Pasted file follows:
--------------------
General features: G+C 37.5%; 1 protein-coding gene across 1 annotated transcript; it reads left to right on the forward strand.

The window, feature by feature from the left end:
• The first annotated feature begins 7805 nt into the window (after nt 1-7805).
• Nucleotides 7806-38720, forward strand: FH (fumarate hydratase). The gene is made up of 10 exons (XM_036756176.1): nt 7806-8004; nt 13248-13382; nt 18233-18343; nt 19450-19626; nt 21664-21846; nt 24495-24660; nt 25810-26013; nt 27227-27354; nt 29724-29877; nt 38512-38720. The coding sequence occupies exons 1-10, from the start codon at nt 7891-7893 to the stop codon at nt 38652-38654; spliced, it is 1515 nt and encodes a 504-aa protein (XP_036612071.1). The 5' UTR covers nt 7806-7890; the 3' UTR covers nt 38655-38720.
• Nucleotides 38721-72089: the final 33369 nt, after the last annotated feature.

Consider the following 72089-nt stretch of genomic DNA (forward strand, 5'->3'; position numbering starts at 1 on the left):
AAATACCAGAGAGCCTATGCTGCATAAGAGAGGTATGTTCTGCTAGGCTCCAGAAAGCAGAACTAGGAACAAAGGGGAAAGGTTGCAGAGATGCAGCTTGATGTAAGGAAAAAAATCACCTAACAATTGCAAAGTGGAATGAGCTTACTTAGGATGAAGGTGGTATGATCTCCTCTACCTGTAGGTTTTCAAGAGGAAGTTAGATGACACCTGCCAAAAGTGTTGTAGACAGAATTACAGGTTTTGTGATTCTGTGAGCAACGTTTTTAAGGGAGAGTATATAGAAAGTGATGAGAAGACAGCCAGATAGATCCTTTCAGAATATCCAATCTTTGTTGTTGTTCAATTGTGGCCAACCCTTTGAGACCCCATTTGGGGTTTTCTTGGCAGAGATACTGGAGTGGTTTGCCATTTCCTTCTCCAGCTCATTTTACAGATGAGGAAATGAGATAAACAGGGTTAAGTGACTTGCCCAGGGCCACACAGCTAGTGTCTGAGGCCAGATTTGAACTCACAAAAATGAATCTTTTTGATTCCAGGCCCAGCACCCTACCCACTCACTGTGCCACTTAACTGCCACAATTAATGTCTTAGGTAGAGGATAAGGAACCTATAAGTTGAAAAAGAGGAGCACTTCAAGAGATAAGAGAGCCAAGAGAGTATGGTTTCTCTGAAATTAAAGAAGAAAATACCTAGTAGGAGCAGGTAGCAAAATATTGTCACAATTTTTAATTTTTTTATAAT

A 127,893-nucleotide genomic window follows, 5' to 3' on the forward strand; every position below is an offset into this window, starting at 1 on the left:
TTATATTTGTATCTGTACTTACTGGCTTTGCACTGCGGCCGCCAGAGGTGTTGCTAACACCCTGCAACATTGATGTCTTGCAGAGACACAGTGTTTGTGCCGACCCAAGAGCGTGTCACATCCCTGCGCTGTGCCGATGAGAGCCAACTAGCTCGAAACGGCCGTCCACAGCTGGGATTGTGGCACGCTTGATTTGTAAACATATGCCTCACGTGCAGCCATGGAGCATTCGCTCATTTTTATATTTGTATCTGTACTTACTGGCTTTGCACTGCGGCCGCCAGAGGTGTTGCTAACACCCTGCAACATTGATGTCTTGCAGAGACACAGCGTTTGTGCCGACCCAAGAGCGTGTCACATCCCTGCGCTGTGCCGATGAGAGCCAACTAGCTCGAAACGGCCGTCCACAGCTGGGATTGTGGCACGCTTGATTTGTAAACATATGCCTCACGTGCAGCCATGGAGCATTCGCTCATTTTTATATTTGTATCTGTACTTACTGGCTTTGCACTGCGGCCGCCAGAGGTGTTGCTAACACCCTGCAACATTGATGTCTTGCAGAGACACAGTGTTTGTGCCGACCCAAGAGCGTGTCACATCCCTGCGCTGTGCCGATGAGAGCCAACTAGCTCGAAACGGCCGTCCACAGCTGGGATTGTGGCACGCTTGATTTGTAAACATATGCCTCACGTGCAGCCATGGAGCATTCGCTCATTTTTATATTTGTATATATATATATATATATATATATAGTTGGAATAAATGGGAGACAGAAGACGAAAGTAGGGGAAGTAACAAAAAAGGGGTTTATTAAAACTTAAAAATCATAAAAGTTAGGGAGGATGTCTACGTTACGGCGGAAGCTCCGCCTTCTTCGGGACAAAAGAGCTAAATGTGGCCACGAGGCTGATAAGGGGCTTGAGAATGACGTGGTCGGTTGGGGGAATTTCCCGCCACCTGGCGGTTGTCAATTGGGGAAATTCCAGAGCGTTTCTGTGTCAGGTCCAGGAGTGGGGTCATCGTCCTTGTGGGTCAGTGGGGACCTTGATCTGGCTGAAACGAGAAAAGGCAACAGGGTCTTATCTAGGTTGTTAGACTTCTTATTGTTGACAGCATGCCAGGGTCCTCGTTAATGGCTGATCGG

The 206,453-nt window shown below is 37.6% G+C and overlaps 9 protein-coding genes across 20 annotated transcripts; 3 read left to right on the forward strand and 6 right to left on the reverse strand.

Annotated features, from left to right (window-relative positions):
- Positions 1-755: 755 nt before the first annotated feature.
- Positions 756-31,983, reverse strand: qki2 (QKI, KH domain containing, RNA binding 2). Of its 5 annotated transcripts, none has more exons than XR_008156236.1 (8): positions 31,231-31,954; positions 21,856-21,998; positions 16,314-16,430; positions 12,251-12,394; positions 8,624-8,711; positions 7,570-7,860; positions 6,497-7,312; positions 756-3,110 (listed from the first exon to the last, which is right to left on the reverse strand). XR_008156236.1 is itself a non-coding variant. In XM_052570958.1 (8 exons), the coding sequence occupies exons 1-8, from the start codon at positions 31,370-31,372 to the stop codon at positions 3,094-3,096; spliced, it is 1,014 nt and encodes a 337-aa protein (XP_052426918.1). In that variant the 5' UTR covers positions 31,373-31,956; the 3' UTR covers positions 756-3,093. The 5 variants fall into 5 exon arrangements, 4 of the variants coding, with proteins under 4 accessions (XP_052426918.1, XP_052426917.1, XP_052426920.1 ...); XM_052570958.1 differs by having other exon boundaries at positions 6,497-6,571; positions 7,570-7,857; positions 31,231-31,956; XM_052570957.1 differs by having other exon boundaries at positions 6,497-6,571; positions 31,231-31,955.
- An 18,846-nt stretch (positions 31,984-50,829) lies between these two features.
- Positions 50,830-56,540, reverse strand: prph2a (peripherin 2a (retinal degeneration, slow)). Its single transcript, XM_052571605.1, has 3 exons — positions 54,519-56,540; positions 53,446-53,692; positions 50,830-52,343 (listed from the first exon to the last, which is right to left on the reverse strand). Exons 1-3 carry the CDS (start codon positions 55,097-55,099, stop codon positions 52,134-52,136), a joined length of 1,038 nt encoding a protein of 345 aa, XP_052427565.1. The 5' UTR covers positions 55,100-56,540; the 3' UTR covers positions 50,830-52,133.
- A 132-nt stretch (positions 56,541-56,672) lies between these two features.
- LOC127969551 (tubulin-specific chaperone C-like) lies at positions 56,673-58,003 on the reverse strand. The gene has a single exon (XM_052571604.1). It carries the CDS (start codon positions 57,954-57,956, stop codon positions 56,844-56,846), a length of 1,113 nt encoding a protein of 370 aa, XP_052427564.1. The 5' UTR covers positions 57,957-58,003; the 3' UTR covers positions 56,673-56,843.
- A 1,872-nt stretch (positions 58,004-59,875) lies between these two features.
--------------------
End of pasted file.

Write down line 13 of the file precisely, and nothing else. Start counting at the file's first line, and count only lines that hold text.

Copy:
- Positions 756-31,983, reverse strand: qki2 (QKI, KH domain containing, RNA binding 2). Of its 5 annotated transcripts, none has more exons than XR_008156236.1 (8): positions 31,231-31,954; positions 21,856-21,998; positions 16,314-16,430; positions 12,251-12,394; positions 8,624-8,711; positions 7,570-7,860; positions 6,497-7,312; positions 756-3,110 (listed from the first exon to the last, which is right to left on the reverse strand). XR_008156236.1 is itself a non-coding variant. In XM_052570958.1 (8 exons), the coding sequence occupies exons 1-8, from the start codon at positions 31,370-31,372 to the stop codon at positions 3,094-3,096; spliced, it is 1,014 nt and encodes a 337-aa protein (XP_052426918.1). In that variant the 5' UTR covers positions 31,373-31,956; the 3' UTR covers positions 756-3,093. The 5 variants fall into 5 exon arrangements, 4 of the variants coding, with proteins under 4 accessions (XP_052426918.1, XP_052426917.1, XP_052426920.1 ...); XM_052570958.1 differs by having other exon boundaries at positions 6,497-6,571; positions 7,570-7,857; positions 31,231-31,956; XM_052570957.1 differs by having other exon boundaries at positions 6,497-6,571; positions 31,231-31,955.